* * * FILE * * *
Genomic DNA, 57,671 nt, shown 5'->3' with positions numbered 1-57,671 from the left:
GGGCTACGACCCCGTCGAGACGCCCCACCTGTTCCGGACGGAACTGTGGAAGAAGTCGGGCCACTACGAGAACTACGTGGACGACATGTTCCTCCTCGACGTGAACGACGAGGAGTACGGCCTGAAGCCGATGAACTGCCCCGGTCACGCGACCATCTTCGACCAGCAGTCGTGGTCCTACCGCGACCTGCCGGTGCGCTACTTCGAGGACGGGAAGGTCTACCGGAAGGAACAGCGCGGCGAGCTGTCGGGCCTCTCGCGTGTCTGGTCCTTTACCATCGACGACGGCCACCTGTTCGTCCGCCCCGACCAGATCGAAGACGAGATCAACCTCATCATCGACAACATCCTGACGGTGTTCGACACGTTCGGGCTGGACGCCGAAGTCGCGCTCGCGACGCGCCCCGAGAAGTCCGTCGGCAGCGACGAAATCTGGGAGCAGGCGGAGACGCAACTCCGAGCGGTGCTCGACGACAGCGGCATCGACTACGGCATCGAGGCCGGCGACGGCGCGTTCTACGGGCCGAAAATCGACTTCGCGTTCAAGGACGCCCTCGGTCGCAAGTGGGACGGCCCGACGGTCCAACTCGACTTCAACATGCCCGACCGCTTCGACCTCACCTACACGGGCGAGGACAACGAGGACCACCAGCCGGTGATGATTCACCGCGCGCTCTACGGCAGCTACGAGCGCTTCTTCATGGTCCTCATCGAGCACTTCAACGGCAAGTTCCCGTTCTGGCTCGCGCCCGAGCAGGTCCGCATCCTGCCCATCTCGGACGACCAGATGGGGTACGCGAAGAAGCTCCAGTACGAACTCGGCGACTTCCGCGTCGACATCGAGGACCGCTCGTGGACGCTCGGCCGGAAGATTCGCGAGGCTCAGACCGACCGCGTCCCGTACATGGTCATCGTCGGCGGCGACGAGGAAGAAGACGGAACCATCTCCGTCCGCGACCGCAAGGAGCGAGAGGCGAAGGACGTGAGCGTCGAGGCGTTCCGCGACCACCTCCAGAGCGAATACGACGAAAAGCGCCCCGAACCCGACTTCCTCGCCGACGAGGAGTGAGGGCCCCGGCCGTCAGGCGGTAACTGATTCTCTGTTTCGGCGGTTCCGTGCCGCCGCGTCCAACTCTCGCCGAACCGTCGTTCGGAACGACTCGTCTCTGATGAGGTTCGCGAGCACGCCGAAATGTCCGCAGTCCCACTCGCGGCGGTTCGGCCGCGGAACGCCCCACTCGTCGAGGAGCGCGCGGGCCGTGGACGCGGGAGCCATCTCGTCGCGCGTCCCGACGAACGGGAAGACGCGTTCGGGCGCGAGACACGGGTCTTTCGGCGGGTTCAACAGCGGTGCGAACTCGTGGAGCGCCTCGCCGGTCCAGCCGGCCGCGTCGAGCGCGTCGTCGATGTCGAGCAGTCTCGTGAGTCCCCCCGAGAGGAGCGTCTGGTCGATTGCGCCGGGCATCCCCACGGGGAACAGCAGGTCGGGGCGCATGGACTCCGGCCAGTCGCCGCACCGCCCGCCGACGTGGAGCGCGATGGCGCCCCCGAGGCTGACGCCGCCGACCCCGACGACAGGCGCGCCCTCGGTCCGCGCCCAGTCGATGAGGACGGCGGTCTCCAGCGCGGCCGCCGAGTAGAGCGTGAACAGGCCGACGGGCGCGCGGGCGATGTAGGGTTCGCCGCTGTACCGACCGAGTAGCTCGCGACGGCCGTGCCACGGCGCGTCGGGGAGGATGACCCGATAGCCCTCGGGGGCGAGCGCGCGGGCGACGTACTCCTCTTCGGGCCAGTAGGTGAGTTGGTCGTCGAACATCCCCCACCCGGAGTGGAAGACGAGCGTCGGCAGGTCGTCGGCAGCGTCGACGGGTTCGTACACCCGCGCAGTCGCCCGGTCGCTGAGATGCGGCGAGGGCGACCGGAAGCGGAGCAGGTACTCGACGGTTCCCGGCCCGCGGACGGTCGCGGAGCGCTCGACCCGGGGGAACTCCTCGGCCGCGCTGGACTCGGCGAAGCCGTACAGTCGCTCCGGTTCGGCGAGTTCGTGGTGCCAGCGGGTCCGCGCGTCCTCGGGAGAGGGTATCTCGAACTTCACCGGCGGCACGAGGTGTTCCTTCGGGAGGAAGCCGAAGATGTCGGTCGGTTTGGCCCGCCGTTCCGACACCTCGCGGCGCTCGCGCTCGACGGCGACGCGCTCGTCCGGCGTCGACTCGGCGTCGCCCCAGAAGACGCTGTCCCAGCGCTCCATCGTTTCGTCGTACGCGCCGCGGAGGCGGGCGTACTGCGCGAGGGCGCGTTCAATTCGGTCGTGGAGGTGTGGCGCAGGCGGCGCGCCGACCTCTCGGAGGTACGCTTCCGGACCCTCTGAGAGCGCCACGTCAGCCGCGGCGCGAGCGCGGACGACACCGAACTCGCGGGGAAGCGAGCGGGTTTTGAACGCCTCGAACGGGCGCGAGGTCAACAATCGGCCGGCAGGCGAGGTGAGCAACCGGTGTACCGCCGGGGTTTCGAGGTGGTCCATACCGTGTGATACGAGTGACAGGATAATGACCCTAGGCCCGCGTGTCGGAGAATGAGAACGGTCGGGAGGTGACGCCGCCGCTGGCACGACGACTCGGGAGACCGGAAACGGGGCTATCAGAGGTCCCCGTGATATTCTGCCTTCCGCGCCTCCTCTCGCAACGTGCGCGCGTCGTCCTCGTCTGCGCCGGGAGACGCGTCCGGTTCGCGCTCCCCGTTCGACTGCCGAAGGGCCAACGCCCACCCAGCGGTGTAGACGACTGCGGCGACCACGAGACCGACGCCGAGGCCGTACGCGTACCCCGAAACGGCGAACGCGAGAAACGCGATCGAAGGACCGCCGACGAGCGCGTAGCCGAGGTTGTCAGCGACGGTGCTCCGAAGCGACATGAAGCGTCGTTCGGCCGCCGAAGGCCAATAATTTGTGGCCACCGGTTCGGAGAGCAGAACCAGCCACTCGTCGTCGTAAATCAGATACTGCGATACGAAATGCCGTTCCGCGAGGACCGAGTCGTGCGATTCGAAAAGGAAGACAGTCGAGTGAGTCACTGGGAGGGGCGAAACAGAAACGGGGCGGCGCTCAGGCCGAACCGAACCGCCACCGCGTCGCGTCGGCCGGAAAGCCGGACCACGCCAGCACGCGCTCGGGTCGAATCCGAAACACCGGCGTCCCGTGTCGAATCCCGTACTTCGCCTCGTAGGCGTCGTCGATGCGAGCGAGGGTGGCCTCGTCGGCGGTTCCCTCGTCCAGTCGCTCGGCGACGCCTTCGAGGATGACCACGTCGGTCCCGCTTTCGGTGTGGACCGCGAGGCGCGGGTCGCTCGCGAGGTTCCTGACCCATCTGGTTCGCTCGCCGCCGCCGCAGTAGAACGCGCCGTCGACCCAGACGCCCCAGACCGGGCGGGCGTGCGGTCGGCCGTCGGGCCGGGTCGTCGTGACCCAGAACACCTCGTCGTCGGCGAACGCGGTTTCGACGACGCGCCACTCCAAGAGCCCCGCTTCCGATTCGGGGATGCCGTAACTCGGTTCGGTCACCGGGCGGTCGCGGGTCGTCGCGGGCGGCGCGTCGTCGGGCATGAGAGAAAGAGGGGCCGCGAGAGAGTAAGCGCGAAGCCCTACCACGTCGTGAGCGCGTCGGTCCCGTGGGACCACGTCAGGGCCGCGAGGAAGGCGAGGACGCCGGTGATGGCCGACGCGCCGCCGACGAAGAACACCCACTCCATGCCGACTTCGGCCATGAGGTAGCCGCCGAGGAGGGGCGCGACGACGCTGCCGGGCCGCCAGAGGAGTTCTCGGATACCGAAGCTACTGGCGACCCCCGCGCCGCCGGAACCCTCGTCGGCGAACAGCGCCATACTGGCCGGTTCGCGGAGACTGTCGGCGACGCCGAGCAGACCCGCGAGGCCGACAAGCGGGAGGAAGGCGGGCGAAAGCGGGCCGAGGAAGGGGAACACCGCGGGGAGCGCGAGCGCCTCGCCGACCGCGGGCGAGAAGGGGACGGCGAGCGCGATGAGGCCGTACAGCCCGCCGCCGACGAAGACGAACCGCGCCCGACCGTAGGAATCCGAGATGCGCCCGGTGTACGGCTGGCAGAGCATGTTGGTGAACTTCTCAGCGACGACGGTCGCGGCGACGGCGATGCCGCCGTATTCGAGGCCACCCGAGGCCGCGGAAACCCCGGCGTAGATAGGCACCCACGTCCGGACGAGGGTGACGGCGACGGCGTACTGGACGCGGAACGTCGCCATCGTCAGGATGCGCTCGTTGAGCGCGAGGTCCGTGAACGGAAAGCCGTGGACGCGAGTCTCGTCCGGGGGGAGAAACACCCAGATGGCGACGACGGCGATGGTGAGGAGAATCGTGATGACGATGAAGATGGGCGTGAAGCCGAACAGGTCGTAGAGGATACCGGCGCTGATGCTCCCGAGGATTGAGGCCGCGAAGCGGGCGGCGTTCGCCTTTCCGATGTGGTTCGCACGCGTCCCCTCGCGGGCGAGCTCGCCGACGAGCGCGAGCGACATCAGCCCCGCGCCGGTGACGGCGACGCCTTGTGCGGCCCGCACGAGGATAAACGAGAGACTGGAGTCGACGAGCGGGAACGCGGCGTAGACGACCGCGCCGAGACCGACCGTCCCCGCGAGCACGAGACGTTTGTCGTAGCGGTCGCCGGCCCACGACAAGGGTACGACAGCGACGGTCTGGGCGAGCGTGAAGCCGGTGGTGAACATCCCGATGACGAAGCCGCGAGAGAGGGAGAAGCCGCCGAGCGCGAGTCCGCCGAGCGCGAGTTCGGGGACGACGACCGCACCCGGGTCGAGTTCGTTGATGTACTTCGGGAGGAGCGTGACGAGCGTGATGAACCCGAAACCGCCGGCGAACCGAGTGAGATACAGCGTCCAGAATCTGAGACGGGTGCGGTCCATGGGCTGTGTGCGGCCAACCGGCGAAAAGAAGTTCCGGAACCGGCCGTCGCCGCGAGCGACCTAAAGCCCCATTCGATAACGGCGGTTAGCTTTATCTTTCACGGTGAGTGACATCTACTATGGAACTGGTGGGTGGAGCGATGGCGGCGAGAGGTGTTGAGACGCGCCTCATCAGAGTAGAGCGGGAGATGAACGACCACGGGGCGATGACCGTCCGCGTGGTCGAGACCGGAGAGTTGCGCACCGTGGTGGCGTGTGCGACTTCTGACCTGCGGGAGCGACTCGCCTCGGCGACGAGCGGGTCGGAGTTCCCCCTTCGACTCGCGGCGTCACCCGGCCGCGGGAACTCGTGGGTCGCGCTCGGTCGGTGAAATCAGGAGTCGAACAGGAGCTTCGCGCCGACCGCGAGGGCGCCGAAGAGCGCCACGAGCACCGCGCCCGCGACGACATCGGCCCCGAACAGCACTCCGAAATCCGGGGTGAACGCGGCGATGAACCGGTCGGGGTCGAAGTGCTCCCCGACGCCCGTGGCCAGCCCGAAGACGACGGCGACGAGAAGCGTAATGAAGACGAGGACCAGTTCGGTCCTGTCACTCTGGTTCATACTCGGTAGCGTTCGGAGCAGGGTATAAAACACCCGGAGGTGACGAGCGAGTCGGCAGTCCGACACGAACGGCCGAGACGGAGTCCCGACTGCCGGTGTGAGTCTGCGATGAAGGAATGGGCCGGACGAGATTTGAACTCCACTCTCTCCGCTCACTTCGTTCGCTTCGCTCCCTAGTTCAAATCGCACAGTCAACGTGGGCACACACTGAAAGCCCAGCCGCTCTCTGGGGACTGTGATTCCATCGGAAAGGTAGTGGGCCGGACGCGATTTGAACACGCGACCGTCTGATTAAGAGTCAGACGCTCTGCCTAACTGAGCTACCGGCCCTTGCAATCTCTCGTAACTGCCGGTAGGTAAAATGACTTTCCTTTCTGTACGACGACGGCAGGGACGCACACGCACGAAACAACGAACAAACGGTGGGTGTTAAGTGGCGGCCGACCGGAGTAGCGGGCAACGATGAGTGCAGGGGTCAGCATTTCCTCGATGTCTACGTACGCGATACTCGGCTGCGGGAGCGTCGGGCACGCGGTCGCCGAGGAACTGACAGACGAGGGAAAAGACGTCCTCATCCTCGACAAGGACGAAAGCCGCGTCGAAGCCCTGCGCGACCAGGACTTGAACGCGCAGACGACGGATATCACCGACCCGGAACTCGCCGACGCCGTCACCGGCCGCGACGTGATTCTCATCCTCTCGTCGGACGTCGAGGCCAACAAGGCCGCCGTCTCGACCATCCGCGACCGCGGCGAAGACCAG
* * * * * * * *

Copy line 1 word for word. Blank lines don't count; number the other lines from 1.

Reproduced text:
Genomic DNA, 57,671 nt, shown 5'->3' with positions numbered 1-57,671 from the left: